SEATTLE (AP) -- Felix Vargas read the Justice Department's report on Ferguson, Missouri, and thought some of it sounded familiar: a mostly white police department overseeing a mostly minority town; questionable uses of force; officers ill-equipped to deal with mentally ill residents.
They're the same issues his heavily Hispanic community, the agricultural city of Pasco in Washington state, has confronted since the fatal police shooting of an immigrant farmworker last month.
"We know Pasco is only the most recent area where this has happened," said Vargas, chairman of a local Hispanic business organization called Consejo Latino. "We have a national problem. We continue to struggle with this issue of policing."
Ferguson has become a symbol of the tensions between minorities and police departments nationwide since Darren Wilson, a white officer, shot and killed Michael Brown, an unarmed black 18-year-old, last year.
The Justice Department cleared Wilson of criminal wrongdoing, but in its report last week, it made numerous allegations against the city's police department that included racial disparities in arrests, bigotry and profit-driven law enforcement -- essentially using the black community to support the city's budget through fines.
Residents in some communities across the U.S. say they face the same struggles with their police departments and city leadership.
President Barack Obama addressed the issue Friday on the eve of the 50th anniversary of "Bloody Sunday," when police beat scores of people at a civil rights march in Selma, Alabama. While not typical, the issues raised in the Ferguson report also were not isolated, he said.
On Saturday, protesters took to the streets in Madison, Wisconsin, after the fatal shooting of an unarmed black 19-year-old by a white police officer, chanting "Black Lives Matter." Authorities said the police officer fired his weapon after he was assaulted. The officer was placed on administrative leave pending results of an investigation.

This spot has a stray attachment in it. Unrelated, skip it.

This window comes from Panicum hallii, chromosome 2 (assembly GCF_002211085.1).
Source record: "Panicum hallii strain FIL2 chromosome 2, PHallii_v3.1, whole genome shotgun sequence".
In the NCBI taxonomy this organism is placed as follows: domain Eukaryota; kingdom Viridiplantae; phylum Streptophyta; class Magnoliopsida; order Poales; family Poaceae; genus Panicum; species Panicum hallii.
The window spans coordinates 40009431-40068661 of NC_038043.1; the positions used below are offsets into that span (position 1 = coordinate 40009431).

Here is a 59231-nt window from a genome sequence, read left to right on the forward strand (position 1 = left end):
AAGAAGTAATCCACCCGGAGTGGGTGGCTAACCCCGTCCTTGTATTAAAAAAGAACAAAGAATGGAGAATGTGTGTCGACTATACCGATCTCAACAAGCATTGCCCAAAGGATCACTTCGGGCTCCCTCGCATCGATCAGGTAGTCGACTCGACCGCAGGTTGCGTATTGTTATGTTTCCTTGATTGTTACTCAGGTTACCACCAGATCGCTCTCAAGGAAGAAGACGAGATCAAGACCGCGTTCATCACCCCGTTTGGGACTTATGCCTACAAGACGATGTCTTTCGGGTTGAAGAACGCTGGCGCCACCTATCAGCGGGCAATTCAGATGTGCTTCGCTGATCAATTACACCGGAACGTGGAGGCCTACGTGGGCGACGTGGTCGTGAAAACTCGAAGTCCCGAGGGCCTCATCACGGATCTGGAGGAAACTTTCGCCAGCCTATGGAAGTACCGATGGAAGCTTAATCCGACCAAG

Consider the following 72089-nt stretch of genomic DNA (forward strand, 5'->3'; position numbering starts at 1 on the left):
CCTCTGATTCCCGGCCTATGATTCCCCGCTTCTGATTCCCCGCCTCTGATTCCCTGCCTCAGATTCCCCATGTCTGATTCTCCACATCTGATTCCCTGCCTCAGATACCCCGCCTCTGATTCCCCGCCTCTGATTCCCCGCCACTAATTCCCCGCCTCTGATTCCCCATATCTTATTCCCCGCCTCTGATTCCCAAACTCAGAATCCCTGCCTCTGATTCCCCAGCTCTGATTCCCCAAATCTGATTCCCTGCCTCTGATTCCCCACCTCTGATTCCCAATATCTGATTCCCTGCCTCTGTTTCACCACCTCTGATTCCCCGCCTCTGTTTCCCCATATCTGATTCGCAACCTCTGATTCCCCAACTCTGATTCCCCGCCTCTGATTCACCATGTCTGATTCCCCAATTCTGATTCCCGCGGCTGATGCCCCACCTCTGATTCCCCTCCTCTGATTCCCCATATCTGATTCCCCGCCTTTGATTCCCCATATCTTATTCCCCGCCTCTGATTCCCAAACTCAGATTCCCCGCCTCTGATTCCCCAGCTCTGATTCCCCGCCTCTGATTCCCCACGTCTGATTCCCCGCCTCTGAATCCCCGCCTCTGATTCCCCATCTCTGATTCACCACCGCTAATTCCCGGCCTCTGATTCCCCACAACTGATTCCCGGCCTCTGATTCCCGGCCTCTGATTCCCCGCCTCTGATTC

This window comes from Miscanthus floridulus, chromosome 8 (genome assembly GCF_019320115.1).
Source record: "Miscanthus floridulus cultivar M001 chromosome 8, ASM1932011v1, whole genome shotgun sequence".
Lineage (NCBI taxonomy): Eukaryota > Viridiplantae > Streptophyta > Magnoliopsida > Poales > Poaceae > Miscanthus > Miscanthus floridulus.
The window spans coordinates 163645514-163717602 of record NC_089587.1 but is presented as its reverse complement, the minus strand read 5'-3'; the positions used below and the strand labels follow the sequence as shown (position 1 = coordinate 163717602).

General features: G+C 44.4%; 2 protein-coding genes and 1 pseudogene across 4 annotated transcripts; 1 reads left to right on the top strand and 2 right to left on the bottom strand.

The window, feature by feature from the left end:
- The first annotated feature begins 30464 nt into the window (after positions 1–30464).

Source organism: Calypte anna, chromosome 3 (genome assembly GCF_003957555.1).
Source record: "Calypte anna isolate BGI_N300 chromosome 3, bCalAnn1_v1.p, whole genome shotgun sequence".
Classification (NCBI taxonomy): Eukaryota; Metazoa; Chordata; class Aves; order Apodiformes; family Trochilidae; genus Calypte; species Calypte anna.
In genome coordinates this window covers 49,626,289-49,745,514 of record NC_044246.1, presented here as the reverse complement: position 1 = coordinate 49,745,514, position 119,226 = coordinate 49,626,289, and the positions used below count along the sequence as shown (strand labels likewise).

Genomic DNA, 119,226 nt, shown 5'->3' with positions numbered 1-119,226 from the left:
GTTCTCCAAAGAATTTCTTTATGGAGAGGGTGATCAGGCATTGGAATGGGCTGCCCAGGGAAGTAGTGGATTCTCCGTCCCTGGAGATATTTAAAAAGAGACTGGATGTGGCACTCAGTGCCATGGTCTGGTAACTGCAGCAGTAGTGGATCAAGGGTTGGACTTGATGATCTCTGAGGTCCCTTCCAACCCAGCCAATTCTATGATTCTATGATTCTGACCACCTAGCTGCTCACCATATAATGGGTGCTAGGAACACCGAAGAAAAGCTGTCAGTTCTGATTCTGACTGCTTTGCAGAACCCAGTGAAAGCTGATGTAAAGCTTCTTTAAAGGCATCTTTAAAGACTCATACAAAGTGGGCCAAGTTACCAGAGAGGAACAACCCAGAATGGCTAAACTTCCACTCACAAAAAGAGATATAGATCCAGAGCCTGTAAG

"These communities are vulnerable because they don't believe the law is there to protect them," said Kevin Jones, a black, 36-year-old Iraq war veteran who lives in Saginaw, Michigan, a once predominantly white city that's now about half black. He recalled being pulled over and arrested in 2011 for having his music too loud in the wrong part of town. The noise complaint was dropped when an officer failed to show for his hearing, but Jones said he still had to pay to get his car back.
Saginaw's police force, which is three-quarters white, came under scrutiny after officers killed a homeless, mentally ill, black man in 2012 when he refused to drop a knife. The American Civil Liberties Union of Michigan has called for the Justice Department to conduct a review of the department's practices.
Community leaders in Anaheim, California, have also been seeking a federal review of their department. Demonstrators rioted over two officer-involved shootings in 2012, and residents said Hispanics seemed to be singled out by police in a city that had gone from mostly white when Disneyland in the 1950s was built to mostly Latino.
Jose Moreno, president of Los Amigos of Orange County, a Latino community group, said he didn't believe the overt profiling uncovered in Ferguson occurred in Anaheim, but unless there's a federal investigation he may never know.
Jeff Karoub in Detroit and Amy Taxin in Tustin, California, contributed to this report.